In early June, the Biden Administration authorized the Defense Production Act, which addresses incentives for the U.S. solar industry. Now, the U.S. Department of Energy (DOE) has announced $56 million in funding to boost PV manufacturing and recycling in the country. This funding is expected to provide a much-needed boost to the U.S. photovoltaic industry, although the bipartisan infrastructure bill only provides $10 million.
Electrek noted that imports currently account for about 90 percent of the U.S. PV panel market, and as a result have been severely dragged down by supply chain issues in recent years.
In an effort to transition to local manufacturing, the U.S. Department of Commerce has previously reviewed whether Southeast Asian PV manufacturers are using Chinese-made components that would be charged high tariffs.
On the other hand, the group represented by Senator Joe Manchin (D-WV) is strongly opposing the expansion of incentives for the PV energy industry.
In early June, Biden authorized the Defense Production Act to stimulate the U.S.-based solar industry. Also to avoid putting the industry in a bind during the DOC investigation, the administration announced a two-year moratorium on tariffs on photovoltaic panels from Southeast Asia.
As for the use of the $56 million in incentive funds, there are two main areas. First, $29 million will be allocated for PV R&D funding in the fiscal year 2022 to support projects that enhance the reuse and recycling of solar technologies.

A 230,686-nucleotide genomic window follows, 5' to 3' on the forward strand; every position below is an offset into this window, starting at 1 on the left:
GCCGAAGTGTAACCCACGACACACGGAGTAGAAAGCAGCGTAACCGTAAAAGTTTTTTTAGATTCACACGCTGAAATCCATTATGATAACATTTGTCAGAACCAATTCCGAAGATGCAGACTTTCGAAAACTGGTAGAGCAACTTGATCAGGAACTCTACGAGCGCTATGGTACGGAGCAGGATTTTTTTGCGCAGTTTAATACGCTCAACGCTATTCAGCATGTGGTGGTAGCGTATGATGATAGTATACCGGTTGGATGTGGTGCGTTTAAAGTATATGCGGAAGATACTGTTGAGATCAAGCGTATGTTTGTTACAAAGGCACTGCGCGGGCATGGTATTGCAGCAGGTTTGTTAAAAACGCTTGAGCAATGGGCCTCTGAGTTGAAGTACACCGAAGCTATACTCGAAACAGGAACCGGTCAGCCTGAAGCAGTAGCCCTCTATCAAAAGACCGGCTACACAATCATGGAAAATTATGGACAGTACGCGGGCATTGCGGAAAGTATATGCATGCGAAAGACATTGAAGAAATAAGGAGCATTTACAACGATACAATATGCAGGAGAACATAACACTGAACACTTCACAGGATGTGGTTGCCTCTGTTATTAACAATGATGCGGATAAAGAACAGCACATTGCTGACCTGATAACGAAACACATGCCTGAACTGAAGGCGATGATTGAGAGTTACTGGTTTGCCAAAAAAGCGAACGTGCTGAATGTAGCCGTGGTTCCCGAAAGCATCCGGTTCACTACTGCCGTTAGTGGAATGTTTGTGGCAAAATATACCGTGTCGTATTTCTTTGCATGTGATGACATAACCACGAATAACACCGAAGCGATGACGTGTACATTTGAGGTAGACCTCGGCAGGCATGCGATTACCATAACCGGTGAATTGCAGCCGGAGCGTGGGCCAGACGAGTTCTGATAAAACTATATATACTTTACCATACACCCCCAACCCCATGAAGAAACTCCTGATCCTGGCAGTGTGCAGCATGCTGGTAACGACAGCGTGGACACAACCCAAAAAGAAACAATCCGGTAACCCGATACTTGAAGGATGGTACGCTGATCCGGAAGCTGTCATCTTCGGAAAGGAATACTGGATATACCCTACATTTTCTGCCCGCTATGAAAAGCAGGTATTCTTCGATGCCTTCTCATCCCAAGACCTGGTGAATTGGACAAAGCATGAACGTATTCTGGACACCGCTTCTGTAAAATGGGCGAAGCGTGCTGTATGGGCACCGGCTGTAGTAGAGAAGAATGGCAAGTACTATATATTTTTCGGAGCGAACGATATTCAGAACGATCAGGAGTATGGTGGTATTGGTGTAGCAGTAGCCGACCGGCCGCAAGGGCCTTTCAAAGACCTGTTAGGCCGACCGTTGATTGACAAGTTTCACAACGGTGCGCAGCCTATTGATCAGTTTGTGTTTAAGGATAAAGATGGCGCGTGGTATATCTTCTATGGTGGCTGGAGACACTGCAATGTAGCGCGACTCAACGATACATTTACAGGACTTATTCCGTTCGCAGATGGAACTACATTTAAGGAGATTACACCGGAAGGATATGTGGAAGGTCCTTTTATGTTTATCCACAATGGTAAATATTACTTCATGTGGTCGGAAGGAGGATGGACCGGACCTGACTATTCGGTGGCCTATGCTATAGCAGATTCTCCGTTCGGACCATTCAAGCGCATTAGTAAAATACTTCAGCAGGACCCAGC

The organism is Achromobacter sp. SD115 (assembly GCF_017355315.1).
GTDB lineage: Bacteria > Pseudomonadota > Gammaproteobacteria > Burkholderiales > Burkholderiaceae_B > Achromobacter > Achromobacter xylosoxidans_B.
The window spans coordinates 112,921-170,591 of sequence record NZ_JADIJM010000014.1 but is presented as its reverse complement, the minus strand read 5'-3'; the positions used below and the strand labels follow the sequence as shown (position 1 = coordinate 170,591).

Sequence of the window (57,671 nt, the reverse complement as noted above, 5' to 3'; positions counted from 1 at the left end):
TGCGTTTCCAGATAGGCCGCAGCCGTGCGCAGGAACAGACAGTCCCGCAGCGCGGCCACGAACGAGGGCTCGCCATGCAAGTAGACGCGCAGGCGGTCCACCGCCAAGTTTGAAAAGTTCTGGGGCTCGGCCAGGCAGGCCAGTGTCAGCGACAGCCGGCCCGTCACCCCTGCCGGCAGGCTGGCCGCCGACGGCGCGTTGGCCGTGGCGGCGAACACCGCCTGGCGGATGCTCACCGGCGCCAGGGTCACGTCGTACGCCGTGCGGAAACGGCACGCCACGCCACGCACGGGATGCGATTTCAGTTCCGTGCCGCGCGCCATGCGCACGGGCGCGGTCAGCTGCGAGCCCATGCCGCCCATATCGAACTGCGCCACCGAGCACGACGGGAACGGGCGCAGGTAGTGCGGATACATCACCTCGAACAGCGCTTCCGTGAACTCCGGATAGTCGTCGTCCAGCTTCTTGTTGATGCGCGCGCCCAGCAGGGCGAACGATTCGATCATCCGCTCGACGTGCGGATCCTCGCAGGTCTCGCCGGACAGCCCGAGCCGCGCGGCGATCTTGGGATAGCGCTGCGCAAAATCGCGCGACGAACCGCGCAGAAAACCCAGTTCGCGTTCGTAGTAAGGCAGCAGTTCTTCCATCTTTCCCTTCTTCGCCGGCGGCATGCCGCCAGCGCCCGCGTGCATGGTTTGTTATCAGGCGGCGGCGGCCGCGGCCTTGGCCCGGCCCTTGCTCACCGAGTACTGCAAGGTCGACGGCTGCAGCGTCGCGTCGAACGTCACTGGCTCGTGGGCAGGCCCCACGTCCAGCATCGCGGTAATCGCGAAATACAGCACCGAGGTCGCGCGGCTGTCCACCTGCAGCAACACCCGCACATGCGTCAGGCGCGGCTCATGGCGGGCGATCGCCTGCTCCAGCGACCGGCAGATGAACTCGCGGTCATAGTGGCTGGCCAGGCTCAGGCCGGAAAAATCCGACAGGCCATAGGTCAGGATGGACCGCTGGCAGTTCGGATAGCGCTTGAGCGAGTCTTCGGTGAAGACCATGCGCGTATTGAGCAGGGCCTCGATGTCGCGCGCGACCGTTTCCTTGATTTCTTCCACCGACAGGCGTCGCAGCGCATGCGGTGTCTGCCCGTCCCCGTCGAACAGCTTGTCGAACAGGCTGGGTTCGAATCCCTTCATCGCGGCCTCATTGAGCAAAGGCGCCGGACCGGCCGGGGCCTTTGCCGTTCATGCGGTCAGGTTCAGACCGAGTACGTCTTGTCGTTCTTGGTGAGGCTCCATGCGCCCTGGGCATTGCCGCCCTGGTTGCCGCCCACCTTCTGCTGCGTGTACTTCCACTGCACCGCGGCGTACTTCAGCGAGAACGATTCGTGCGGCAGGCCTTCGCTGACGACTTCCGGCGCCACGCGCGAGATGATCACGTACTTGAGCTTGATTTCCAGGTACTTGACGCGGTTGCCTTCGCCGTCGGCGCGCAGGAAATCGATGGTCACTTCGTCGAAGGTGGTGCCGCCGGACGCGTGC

In addition, this funding will support research and development for PV modular design projects that reduce manufacturing costs and facilitate manufacturing projects for calcium titanium ore-based PV cells.
Second, another $27 million will be used for a PV manufacturing incubator program in fiscal 2022 to expand private investment and drive the commercialization of new solar technologies.
This includes increasing the production of cadmium telluride-based solar panels to bypass the Chinese PV industry’s more dominant PV-grade polysilicon route.
Garrett Nilsen, acting director of the U.S. Department of Energy’s Office of Solar Energy Technologies, said in an interview with Reuters.
We need to take the necessary steps to ensure that we are as self-sufficient as possible. This is not only to achieve the goal of decarbonization but also to ensure that we can stay as far away from potential global trade disruptions as possible.
Finally, the Biden administration also approved the 125-mile (200-kilometer) 10 West Link transmission line from Tonopah, Arizona, to Blythe, California, to support the development of solar projects in the U.S. Southwest.